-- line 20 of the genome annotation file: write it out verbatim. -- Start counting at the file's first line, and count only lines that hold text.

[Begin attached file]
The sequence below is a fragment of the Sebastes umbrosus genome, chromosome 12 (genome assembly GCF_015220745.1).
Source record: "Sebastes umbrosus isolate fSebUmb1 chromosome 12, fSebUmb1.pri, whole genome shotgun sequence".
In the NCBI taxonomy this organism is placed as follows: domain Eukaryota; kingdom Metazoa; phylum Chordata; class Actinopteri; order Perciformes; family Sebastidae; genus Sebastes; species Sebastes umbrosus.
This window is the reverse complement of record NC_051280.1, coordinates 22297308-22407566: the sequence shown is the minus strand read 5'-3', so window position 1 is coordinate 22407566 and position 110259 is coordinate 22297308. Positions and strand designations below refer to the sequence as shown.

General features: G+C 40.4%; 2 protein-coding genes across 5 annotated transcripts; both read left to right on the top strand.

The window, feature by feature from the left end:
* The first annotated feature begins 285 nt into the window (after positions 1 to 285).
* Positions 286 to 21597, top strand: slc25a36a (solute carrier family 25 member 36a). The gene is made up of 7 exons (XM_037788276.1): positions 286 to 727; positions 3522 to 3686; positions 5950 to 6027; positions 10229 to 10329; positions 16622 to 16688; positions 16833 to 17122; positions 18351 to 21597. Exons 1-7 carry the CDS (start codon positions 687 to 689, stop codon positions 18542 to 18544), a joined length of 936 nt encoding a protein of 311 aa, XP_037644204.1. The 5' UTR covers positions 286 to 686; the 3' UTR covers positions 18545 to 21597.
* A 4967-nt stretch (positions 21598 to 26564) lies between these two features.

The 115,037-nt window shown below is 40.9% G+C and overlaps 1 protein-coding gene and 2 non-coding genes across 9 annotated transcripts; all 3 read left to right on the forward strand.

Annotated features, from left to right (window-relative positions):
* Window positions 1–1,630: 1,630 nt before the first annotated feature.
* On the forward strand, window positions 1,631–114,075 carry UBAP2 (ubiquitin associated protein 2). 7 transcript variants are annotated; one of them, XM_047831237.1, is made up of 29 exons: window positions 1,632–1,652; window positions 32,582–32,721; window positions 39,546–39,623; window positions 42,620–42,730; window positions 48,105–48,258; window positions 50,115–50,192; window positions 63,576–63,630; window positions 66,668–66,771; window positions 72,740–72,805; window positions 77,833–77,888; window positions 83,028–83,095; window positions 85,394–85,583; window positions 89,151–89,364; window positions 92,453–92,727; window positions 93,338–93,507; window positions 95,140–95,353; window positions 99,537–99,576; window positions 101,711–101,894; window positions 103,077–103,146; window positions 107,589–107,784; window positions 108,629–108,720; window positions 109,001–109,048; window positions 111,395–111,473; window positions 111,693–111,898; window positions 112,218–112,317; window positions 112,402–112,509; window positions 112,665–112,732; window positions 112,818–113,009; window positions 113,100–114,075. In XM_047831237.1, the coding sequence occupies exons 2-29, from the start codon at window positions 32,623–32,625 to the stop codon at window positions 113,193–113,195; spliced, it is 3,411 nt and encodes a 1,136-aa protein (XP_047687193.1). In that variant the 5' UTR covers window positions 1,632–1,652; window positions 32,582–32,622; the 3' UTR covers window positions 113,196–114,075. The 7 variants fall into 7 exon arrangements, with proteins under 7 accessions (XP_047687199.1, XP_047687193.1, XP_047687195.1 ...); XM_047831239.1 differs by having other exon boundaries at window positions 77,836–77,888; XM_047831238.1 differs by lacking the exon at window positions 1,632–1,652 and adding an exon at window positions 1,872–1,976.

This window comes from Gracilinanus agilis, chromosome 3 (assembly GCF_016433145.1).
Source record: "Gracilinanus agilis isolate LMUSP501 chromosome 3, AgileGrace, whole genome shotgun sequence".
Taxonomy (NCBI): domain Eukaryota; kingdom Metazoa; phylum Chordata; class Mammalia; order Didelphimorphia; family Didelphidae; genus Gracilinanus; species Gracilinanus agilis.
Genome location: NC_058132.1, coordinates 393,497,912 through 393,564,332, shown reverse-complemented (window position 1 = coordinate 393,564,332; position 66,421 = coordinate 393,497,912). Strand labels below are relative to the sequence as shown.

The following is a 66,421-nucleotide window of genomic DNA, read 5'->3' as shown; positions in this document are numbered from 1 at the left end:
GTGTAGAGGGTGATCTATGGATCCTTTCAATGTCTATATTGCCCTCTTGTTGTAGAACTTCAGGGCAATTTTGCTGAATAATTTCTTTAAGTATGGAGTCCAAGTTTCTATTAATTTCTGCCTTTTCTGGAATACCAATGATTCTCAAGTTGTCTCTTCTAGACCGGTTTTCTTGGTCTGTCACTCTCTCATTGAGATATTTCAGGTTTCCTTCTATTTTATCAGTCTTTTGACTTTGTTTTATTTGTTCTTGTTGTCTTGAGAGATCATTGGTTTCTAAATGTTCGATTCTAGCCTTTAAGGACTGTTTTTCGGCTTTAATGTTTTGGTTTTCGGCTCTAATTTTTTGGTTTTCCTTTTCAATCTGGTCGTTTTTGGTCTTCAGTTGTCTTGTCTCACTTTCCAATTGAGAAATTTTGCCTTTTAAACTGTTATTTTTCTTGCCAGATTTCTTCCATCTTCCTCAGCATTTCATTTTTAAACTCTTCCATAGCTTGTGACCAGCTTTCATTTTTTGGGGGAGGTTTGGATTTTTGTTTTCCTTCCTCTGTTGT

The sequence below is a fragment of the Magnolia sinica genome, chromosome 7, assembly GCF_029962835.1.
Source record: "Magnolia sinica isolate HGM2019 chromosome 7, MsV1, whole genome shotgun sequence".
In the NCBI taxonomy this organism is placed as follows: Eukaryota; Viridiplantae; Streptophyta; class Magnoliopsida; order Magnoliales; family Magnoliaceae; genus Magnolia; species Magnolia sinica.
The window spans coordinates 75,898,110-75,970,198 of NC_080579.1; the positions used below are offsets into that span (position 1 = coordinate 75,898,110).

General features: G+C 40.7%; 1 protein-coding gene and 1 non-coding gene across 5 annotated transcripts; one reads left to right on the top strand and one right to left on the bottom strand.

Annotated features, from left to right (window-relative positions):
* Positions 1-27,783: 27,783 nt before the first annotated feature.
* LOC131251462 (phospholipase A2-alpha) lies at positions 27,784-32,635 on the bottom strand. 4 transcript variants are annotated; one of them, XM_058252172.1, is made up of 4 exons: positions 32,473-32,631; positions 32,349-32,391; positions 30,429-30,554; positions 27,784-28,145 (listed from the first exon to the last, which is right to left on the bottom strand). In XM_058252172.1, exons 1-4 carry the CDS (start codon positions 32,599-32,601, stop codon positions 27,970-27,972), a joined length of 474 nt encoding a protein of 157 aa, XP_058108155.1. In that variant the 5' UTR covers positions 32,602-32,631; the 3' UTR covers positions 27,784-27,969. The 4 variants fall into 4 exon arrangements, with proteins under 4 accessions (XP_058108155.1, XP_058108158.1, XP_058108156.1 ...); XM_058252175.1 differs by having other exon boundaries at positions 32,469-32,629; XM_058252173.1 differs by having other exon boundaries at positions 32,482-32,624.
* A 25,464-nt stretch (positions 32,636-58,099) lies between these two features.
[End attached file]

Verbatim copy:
The sequence below is a fragment of the Magnolia sinica genome, chromosome 7, assembly GCF_029962835.1.